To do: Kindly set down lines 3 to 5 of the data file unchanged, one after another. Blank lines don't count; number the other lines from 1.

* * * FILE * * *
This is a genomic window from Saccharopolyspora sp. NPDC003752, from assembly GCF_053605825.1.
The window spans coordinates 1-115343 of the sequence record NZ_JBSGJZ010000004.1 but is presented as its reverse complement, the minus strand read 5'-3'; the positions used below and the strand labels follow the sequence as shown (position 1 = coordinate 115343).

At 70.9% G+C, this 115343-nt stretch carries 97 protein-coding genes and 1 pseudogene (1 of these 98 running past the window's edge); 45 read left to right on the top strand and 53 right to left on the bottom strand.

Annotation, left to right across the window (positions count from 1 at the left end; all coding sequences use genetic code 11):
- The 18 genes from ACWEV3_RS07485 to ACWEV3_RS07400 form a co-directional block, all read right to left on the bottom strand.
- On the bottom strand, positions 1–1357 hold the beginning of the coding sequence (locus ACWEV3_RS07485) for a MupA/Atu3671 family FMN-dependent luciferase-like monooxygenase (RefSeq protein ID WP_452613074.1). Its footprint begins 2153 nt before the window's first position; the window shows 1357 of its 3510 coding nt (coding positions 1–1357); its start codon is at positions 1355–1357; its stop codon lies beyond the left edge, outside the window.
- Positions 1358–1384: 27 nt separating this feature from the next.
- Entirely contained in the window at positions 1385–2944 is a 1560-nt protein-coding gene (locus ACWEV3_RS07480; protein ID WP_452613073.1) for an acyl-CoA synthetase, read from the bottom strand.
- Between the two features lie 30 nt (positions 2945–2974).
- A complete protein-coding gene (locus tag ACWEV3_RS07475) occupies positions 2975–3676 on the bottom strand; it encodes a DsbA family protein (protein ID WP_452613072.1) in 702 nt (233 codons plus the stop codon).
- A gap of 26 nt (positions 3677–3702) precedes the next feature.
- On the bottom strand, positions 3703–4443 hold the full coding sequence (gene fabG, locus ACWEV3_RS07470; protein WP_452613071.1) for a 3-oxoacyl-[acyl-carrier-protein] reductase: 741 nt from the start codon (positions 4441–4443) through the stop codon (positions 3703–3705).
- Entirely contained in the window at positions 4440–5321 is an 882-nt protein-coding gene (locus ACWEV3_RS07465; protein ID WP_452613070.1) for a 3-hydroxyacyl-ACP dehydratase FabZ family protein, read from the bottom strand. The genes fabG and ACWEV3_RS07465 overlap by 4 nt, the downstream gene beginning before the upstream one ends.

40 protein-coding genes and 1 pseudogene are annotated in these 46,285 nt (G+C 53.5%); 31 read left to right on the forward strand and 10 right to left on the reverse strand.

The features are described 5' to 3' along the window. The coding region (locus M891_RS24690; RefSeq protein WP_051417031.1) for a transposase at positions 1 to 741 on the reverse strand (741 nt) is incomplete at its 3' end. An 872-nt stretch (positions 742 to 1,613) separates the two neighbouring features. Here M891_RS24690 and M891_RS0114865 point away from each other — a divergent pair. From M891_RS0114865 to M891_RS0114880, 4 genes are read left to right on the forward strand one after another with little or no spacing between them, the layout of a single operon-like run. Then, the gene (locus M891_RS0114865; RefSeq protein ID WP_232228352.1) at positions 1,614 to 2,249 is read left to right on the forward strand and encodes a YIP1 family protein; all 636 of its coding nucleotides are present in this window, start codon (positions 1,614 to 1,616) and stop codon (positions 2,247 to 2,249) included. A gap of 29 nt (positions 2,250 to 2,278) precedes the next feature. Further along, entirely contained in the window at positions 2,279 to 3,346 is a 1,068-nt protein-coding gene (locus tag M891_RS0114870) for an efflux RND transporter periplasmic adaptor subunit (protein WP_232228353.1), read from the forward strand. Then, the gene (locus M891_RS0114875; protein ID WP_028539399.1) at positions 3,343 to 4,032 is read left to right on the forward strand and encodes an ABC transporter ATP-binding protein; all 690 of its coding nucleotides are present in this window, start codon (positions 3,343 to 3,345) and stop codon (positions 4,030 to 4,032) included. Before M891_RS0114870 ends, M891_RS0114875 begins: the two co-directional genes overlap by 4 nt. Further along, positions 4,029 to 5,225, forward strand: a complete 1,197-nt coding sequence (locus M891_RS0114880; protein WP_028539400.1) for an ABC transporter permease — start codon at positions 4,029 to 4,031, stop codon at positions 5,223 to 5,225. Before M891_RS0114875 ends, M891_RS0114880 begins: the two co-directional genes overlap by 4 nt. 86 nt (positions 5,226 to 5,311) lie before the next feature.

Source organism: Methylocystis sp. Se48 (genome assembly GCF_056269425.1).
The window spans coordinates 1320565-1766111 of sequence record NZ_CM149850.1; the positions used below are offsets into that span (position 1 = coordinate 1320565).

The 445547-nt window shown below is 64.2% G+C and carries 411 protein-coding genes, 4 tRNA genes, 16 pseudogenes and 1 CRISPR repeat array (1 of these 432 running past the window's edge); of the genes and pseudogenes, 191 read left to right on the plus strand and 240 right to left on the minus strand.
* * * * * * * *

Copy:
At 70.9% G+C, this 115343-nt stretch carries 97 protein-coding genes and 1 pseudogene (1 of these 98 running past the window's edge); 45 read left to right on the top strand and 53 right to left on the bottom strand.

Annotation, left to right across the window (positions count from 1 at the left end; all coding sequences use genetic code 11):
- The 18 genes from ACWEV3_RS07485 to ACWEV3_RS07400 form a co-directional block, all read right to left on the bottom strand.